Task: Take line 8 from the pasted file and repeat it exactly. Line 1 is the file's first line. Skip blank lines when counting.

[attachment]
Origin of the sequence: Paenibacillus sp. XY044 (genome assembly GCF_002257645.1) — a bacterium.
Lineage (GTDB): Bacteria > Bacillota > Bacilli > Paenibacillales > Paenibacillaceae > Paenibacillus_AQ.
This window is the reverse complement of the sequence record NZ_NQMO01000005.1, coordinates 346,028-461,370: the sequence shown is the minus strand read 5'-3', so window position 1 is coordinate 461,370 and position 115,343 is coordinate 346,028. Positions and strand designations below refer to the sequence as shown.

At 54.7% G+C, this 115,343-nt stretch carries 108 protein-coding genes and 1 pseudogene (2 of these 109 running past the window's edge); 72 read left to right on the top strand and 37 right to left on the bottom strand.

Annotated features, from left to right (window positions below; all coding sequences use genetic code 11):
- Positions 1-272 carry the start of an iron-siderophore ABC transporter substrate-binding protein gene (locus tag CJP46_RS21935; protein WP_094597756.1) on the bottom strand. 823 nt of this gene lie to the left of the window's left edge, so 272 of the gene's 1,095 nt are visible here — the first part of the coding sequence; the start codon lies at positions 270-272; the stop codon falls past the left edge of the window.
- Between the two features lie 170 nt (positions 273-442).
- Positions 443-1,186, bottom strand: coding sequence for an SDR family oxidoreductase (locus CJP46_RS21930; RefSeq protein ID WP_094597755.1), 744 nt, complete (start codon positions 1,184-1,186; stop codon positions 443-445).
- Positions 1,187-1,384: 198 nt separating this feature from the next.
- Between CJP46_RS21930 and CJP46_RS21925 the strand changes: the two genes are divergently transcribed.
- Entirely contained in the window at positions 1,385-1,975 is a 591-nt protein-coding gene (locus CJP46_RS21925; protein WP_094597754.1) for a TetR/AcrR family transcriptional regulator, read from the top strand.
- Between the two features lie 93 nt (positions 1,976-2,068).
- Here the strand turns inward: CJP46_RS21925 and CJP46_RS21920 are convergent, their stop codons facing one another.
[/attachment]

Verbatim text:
- Positions 443-1,186, bottom strand: coding sequence for an SDR family oxidoreductase (locus CJP46_RS21930; RefSeq protein ID WP_094597755.1), 744 nt, complete (start codon positions 1,184-1,186; stop codon positions 443-445).